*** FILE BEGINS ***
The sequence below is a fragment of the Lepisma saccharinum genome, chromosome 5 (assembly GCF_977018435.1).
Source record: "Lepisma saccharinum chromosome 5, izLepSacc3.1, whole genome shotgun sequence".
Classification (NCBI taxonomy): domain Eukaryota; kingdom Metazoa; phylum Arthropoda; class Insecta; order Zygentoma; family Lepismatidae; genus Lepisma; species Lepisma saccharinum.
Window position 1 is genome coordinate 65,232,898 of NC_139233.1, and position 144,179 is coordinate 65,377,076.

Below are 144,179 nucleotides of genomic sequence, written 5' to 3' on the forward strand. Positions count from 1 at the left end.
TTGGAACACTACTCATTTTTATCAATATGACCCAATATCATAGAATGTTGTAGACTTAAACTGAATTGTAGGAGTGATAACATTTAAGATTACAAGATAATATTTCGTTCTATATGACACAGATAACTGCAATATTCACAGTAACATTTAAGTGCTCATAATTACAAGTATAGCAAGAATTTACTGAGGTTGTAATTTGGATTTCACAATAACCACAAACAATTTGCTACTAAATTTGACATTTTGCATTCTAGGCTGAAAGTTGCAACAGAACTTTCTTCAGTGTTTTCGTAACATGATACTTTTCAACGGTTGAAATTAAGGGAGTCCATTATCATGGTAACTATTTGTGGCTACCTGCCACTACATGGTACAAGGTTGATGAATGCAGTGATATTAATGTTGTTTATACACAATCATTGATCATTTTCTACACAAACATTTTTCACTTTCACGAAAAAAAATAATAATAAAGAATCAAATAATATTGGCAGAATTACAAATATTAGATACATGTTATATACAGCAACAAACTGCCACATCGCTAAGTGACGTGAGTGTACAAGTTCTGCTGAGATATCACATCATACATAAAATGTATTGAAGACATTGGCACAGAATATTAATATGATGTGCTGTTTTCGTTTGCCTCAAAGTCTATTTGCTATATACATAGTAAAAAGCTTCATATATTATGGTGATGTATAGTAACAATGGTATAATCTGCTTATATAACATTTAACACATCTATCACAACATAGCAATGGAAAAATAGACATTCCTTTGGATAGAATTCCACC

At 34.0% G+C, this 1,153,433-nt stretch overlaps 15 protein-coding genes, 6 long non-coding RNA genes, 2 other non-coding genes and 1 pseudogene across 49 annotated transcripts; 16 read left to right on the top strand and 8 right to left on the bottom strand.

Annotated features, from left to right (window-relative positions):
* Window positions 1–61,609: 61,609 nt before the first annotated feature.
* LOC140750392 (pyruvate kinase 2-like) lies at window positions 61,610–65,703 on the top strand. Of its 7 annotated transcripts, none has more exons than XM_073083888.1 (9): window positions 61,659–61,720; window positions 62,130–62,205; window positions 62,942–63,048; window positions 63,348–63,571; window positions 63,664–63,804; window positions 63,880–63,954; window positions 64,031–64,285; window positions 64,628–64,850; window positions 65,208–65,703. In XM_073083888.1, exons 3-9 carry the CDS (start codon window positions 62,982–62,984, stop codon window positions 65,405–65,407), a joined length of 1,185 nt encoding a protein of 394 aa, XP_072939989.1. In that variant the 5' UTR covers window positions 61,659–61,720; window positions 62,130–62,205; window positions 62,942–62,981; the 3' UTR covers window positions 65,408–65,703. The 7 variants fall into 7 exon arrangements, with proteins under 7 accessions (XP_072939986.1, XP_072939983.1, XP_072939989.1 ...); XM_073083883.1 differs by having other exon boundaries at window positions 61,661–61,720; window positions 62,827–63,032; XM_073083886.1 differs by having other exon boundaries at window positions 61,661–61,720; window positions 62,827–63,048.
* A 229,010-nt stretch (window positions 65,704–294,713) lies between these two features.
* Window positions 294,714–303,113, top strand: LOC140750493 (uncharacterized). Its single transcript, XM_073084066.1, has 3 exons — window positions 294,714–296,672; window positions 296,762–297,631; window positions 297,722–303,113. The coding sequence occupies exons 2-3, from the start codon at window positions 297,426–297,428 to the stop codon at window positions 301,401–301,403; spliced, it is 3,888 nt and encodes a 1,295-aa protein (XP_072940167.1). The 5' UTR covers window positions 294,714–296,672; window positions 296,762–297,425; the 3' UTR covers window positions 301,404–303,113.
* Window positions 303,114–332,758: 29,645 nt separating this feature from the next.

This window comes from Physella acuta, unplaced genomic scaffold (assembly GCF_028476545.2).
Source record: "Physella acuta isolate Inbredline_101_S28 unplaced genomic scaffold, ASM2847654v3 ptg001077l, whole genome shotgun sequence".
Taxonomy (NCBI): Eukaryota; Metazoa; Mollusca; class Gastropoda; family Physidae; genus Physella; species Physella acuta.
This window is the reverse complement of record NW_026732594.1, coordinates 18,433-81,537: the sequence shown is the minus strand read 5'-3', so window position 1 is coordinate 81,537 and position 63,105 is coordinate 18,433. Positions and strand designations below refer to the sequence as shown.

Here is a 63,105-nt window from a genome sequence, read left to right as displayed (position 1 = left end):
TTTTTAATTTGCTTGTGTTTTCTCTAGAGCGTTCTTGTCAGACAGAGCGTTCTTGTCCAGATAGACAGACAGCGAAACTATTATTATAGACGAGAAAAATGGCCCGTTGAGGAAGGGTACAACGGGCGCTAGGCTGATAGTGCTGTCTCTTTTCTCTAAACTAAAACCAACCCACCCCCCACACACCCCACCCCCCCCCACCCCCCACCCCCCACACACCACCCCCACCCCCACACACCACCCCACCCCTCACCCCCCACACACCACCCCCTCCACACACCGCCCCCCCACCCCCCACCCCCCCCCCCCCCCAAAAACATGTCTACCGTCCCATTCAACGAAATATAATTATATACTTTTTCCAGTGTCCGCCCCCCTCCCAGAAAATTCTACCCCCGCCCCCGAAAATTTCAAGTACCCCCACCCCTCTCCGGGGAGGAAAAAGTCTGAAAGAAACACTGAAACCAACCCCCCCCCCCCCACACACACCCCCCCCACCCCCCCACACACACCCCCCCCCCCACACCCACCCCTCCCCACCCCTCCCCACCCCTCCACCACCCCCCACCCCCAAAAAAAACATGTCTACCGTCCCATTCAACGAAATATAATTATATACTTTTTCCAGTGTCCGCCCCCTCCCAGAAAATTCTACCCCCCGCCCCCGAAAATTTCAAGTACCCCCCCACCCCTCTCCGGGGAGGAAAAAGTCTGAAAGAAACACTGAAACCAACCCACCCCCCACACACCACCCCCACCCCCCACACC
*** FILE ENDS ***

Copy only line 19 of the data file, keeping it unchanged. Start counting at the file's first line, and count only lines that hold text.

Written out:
TTTTTAATTTGCTTGTGTTTTCTCTAGAGCGTTCTTGTCAGACAGAGCGTTCTTGTCCAGATAGACAGACAGCGAAACTATTATTATAGACGAGAAAAATGGCCCGTTGAGGAAGGGTACAACGGGCGCTAGGCTGATAGTGCTGTCTCTTTTCTCTAAACTAAAACCAACCCACCCCCCACACACCCCACCCCCCCCCACCCCCCACCCCCCACACACCACCCCCACCCCCACACACCACCCCACCCCTCACCCCCCACACACCACCCCCTCCACACACCGCCCCCCCACCCCCCACCCCCCCCCCCCCCCAAAAACATGTCTACCGTCCCATTCAACGAAATATAATTATATACTTTTTCCAGTGTCCGCCCCCCTCCCAGAAAATTCTACCCCCGCCCCCGAAAATTTCAAGTACCCCCACCCCTCTCCGGGGAGGAAAAAGTCTGAAAGAAACACTGAAACCAACCCCCCCCCCCCCACACACACCCCCCCCACCCCCCCACACACACCCCCCCCCCCACACCCACCCCTCCCCACCCCTCCCCACCCCTCCACCACCCCCCACCCCCAAAAAAAACATGTCTACCGTCCCATTCAACGAAATATAATTATATACTTTTTCCAGTGTCCGCCCCCTCCCAGAAAATTCTACCCCCCGCCCCCGAAAATTTCAAGTACCCCCCCACCCCTCTCCGGGGAGGAAAAAGTCTGAAAGAAACACTGAAACCAACCCACCCCCCACACACCACCCCCACCCCCCACACC